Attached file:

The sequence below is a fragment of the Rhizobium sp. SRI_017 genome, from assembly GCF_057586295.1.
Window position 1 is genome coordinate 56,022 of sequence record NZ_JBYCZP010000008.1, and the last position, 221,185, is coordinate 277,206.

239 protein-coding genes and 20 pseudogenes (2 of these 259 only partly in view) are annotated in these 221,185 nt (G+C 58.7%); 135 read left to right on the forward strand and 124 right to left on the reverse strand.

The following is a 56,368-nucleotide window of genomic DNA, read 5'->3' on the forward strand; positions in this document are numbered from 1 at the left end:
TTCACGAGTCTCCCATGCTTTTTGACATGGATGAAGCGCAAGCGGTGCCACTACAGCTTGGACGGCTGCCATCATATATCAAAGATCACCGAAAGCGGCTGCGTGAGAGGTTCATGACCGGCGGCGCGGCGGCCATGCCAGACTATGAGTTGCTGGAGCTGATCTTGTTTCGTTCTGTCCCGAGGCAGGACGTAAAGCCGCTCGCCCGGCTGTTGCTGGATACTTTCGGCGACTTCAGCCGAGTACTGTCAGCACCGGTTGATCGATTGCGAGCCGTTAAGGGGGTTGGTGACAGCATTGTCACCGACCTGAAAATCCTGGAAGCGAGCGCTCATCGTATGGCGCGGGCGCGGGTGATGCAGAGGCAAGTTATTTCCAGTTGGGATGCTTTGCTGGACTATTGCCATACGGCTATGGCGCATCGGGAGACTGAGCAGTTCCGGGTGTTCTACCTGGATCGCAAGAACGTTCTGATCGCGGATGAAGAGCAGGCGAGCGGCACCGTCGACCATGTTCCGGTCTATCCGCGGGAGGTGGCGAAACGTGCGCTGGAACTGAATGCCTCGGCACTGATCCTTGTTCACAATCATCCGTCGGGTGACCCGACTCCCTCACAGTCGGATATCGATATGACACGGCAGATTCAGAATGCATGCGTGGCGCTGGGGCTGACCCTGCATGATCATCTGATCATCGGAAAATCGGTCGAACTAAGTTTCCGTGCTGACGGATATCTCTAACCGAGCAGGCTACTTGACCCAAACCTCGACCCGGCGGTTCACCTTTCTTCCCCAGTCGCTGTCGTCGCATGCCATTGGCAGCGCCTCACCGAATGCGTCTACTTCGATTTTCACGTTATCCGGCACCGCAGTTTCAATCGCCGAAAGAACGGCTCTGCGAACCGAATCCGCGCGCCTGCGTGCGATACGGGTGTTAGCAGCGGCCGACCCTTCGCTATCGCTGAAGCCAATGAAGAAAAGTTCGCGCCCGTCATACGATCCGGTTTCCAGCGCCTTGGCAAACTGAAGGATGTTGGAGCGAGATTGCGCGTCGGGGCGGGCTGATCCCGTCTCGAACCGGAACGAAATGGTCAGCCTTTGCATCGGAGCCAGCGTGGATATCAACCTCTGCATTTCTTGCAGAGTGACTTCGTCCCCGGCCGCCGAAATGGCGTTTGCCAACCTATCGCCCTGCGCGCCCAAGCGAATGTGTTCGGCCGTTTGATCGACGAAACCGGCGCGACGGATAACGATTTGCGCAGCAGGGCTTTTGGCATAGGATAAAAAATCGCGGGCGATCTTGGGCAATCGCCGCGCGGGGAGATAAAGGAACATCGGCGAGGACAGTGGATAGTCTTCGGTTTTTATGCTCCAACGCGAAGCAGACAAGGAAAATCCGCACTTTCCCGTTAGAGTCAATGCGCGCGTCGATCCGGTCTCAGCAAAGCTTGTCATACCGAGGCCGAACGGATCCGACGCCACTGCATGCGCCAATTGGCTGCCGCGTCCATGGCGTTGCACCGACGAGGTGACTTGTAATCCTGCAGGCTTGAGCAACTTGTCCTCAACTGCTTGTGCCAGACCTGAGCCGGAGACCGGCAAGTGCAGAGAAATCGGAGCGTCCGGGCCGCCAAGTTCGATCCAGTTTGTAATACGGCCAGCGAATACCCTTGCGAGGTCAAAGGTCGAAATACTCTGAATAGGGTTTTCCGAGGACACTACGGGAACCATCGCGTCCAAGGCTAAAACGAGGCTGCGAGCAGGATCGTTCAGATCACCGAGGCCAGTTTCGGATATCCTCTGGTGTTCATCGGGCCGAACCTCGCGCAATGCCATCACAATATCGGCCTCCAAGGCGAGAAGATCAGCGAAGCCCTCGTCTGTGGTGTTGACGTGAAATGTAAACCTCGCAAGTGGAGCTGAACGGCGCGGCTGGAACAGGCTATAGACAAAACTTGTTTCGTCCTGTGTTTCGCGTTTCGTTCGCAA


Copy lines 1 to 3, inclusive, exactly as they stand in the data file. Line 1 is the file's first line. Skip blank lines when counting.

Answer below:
The sequence below is a fragment of the Rhizobium sp. SRI_017 genome, from assembly GCF_057586295.1.
Window position 1 is genome coordinate 56,022 of sequence record NZ_JBYCZP010000008.1, and the last position, 221,185, is coordinate 277,206.

239 protein-coding genes and 20 pseudogenes (2 of these 259 only partly in view) are annotated in these 221,185 nt (G+C 58.7%); 135 read left to right on the forward strand and 124 right to left on the reverse strand.